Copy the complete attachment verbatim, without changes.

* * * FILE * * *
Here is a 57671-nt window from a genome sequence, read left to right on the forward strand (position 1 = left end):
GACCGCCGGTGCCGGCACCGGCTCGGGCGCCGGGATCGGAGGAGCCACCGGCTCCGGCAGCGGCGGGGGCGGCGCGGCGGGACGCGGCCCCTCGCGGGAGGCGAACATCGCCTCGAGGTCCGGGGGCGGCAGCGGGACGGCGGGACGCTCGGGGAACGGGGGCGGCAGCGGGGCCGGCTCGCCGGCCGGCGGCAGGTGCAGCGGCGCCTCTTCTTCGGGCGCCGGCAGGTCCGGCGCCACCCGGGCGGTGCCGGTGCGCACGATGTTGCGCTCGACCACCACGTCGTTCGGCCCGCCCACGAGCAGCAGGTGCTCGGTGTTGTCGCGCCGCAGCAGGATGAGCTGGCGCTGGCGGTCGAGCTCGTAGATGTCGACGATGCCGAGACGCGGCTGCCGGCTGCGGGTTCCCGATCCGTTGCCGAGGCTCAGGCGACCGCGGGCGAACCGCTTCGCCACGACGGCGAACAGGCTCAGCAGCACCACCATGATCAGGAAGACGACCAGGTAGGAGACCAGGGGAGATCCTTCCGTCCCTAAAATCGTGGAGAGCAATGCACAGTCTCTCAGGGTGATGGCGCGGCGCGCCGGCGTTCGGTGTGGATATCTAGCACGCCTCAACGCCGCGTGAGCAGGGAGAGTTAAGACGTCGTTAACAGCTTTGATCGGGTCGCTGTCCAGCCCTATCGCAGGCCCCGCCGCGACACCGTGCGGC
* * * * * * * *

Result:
Here is a 57671-nt window from a genome sequence, read left to right on the forward strand (position 1 = left end):
GACCGCCGGTGCCGGCACCGGCTCGGGCGCCGGGATCGGAGGAGCCACCGGCTCCGGCAGCGGCGGGGGCGGCGCGGCGGGACGCGGCCCCTCGCGGGAGGCGAACATCGCCTCGAGGTCCGGGGGCGGCAGCGGGACGGCGGGACGCTCGGGGAACGGGGGCGGCAGCGGGGCCGGCTCGCCGGCCGGCGGCAGGTGCAGCGGCGCCTCTTCTTCGGGCGCCGGCAGGTCCGGCGCCACCCGGGCGGTGCCGGTGCGCACGATGTTGCGCTCGACCACCACGTCGTTCGGCCCGCCCACGAGCAGCAGGTGCTCGGTGTTGTCGCGCCGCAGCAGGATGAGCTGGCGCTGGCGGTCGAGCTCGTAGATGTCGACGATGCCGAGACGCGGCTGCCGGCTGCGGGTTCCCGATCCGTTGCCGAGGCTCAGGCGACCGCGGGCGAACCGCTTCGCCACGACGGCGAACAGGCTCAGCAGCACCACCATGATCAGGAAGACGACCAGGTAGGAGACCAGGGGAGATCCTTCCGTCCCTAAAATCGTGGAGAGCAATGCACAGTCTCTCAGGGTGATGGCGCGGCGCGCCGGCGTTCGGTGTGGATATCTAGCACGCCTCAACGCCGCGTGAGCAGGGAGAGTTAAGACGTCGTTAACAGCTTTGATCGGGTCGCTGTCCAGCCCTATCGCAGGCCCCGCCGCGACACCGTGCGGC